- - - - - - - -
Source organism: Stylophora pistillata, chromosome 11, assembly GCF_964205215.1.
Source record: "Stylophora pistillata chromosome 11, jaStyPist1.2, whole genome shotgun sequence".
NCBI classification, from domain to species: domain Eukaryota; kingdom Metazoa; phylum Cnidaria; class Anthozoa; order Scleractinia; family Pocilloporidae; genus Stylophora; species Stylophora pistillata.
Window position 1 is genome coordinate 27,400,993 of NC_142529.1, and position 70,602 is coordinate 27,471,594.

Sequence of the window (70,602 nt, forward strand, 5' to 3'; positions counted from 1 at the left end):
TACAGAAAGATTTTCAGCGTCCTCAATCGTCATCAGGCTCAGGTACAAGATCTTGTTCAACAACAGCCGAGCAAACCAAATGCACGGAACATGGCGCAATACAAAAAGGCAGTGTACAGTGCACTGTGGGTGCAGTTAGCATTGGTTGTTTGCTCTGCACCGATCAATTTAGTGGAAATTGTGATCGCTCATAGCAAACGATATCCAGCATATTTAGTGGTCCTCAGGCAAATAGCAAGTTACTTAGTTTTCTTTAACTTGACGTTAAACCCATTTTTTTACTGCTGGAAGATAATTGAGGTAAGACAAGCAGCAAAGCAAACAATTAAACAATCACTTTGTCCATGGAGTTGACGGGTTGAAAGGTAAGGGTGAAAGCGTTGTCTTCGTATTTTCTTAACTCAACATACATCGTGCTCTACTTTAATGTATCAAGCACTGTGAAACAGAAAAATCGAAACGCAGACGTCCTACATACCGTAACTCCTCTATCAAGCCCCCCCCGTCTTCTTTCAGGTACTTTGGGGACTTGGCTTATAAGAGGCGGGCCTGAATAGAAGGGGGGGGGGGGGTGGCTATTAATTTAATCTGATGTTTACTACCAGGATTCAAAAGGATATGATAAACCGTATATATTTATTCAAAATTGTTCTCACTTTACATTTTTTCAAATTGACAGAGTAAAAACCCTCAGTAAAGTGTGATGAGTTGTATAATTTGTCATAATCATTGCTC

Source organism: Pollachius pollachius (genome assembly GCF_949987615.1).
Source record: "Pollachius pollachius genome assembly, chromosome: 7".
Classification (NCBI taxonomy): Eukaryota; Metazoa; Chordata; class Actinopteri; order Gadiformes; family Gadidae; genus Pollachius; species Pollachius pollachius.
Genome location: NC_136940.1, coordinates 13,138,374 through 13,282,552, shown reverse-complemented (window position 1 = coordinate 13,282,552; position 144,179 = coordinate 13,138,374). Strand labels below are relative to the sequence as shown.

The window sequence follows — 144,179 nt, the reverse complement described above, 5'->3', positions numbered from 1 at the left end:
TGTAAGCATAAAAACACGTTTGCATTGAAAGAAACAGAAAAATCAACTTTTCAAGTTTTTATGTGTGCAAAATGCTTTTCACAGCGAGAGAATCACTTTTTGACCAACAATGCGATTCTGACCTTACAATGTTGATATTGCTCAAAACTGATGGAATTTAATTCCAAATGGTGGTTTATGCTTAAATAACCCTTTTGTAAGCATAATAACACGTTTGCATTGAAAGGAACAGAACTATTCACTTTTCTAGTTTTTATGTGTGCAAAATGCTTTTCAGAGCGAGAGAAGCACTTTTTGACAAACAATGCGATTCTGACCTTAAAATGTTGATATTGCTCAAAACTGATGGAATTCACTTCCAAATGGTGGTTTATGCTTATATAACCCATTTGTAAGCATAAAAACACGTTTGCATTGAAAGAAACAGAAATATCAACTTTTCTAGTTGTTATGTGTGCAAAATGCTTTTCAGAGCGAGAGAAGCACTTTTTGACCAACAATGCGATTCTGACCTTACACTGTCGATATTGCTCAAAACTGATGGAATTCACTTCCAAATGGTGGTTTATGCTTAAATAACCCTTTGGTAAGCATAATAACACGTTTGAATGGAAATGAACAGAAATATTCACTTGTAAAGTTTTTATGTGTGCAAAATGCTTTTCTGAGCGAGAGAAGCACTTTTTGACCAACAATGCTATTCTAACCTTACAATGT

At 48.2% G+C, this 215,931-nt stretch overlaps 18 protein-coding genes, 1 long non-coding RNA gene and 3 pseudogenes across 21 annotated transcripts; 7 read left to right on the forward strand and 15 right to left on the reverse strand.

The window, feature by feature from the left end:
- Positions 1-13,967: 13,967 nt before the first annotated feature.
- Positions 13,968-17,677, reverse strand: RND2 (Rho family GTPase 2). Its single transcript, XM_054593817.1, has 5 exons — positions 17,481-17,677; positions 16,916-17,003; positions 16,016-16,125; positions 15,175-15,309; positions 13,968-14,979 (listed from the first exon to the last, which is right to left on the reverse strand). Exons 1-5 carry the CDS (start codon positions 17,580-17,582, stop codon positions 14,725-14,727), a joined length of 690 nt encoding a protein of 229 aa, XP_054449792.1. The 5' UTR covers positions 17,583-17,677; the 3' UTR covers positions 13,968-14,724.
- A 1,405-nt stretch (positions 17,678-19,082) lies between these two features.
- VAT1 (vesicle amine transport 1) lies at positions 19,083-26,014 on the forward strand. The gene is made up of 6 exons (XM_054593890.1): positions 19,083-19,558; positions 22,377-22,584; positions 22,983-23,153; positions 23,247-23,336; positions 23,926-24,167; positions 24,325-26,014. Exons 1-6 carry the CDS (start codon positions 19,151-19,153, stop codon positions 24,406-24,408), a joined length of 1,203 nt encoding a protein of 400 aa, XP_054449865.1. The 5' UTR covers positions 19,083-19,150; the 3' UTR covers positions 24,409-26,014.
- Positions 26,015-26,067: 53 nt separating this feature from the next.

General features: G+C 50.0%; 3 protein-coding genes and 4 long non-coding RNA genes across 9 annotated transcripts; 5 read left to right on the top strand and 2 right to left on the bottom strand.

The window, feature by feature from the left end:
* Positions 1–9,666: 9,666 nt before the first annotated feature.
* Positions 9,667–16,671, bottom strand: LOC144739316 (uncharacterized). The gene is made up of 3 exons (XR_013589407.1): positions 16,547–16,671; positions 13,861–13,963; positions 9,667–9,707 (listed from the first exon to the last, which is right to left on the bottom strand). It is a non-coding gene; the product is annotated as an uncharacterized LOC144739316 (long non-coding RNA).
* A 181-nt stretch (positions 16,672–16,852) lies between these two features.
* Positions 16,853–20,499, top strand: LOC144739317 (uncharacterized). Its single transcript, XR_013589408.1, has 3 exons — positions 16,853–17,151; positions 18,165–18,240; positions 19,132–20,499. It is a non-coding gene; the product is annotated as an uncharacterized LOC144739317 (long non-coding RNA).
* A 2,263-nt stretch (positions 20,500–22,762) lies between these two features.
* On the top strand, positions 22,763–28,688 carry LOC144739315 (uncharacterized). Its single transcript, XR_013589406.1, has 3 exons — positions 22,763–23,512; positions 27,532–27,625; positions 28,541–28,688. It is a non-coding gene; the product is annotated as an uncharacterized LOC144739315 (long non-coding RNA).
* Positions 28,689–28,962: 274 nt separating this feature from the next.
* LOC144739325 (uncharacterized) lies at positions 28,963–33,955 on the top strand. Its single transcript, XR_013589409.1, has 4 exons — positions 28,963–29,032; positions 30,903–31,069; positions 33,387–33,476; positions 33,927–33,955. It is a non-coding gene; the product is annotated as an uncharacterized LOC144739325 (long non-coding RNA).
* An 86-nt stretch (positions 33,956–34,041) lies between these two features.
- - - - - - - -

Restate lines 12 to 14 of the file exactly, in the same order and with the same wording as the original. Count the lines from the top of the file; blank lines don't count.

TGTAAGCATAAAAACACGTTTGCATTGAAAGAAACAGAAAAATCAACTTTTCAAGTTTTTATGTGTGCAAAATGCTTTTCACAGCGAGAGAATCACTTTTTGACCAACAATGCGATTCTGACCTTACAATGTTGATATTGCTCAAAACTGATGGAATTTAATTCCAAATGGTGGTTTATGCTTAAATAACCCTTTTGTAAGCATAATAACACGTTTGCATTGAAAGGAACAGAACTATTCACTTTTCTAGTTTTTATGTGTGCAAAATGCTTTTCAGAGCGAGAGAAGCACTTTTTGACAAACAATGCGATTCTGACCTTAAAATGTTGATATTGCTCAAAACTGATGGAATTCACTTCCAAATGGTGGTTTATGCTTATATAACCCATTTGTAAGCATAAAAACACGTTTGCATTGAAAGAAACAGAAATATCAACTTTTCTAGTTGTTATGTGTGCAAAATGCTTTTCAGAGCGAGAGAAGCACTTTTTGACCAACAATGCGATTCTGACCTTACACTGTCGATATTGCTCAAAACTGATGGAATTCACTTCCAAATGGTGGTTTATGCTTAAATAACCCTTTGGTAAGCATAATAACACGTTTGAATGGAAATGAACAGAAATATTCACTTGTAAAGTTTTTATGTGTGCAAAATGCTTTTCTGAGCGAGAGAAGCACTTTTTGACCAACAATGCTATTCTAACCTTACAATGT

At 48.2% G+C, this 215,931-nt stretch overlaps 18 protein-coding genes, 1 long non-coding RNA gene and 3 pseudogenes across 21 annotated transcripts; 7 read left to right on the forward strand and 15 right to left on the reverse strand.

The window, feature by feature from the left end: